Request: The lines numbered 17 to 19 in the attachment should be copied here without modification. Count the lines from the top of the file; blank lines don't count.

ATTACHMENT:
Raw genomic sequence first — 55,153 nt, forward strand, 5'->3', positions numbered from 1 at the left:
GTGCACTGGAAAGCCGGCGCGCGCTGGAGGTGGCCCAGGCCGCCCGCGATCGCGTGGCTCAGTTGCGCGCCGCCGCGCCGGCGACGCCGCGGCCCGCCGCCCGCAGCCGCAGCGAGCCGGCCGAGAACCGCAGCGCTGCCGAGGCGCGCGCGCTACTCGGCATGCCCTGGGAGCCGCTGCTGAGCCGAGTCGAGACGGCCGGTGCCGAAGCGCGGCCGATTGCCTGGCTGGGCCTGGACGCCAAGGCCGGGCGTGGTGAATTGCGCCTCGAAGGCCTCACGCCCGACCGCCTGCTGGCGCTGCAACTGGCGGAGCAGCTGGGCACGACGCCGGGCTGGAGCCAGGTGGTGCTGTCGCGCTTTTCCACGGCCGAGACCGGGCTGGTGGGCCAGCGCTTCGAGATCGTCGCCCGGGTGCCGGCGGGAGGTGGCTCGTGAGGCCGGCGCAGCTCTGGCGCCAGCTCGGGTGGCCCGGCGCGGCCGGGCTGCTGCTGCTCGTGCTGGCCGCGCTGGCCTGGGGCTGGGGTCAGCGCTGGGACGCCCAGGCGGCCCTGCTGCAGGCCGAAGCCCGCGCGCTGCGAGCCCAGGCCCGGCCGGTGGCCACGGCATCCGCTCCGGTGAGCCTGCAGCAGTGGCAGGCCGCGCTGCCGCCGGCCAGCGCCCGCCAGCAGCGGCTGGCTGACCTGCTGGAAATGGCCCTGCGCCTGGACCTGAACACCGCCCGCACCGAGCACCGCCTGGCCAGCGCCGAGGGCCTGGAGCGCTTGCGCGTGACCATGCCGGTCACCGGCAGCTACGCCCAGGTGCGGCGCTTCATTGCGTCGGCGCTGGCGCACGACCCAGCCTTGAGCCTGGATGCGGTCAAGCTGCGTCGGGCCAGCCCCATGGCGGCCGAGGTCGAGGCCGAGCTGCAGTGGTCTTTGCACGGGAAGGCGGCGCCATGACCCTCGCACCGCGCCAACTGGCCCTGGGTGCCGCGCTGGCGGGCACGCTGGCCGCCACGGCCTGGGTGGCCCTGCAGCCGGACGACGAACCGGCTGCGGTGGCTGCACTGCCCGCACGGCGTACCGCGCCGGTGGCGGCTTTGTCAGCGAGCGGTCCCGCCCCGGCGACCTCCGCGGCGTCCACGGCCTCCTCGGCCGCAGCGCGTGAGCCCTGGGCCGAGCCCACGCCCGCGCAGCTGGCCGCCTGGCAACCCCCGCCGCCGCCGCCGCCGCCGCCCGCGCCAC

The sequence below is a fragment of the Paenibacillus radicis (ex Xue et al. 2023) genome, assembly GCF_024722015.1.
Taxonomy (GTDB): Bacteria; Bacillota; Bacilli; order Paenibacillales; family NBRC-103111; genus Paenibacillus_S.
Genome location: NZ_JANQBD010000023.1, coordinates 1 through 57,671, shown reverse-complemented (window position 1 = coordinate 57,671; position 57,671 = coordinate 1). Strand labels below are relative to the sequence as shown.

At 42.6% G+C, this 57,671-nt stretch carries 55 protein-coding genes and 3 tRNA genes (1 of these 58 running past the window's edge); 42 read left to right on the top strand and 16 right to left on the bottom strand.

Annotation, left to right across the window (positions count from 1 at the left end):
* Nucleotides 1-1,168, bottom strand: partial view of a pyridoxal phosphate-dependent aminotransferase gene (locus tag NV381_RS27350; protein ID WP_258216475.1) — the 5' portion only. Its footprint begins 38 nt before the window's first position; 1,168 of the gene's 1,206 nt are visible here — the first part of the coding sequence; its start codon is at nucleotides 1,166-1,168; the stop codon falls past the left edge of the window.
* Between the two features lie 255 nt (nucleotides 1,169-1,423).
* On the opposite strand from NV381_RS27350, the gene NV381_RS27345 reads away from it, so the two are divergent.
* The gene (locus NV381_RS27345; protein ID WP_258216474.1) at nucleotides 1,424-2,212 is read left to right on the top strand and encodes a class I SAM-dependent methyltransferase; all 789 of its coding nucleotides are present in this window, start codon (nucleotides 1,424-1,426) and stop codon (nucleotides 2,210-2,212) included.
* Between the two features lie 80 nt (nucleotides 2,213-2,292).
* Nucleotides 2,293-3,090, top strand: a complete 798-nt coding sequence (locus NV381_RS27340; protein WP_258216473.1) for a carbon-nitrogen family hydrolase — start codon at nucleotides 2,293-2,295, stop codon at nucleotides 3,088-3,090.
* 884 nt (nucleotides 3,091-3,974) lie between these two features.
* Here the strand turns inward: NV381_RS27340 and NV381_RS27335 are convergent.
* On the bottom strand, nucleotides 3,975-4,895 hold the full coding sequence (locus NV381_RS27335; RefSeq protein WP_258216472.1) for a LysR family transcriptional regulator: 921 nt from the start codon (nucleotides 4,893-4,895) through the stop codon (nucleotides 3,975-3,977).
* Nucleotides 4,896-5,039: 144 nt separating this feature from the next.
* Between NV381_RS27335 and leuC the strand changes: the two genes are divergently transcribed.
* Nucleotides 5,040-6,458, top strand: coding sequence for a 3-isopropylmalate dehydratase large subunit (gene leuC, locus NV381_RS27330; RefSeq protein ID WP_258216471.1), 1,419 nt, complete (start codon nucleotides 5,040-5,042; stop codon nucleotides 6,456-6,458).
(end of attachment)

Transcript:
* Nucleotides 4,896-5,039: 144 nt separating this feature from the next.
* Between NV381_RS27335 and leuC the strand changes: the two genes are divergently transcribed.
* Nucleotides 5,040-6,458, top strand: coding sequence for a 3-isopropylmalate dehydratase large subunit (gene leuC, locus NV381_RS27330; RefSeq protein ID WP_258216471.1), 1,419 nt, complete (start codon nucleotides 5,040-5,042; stop codon nucleotides 6,456-6,458).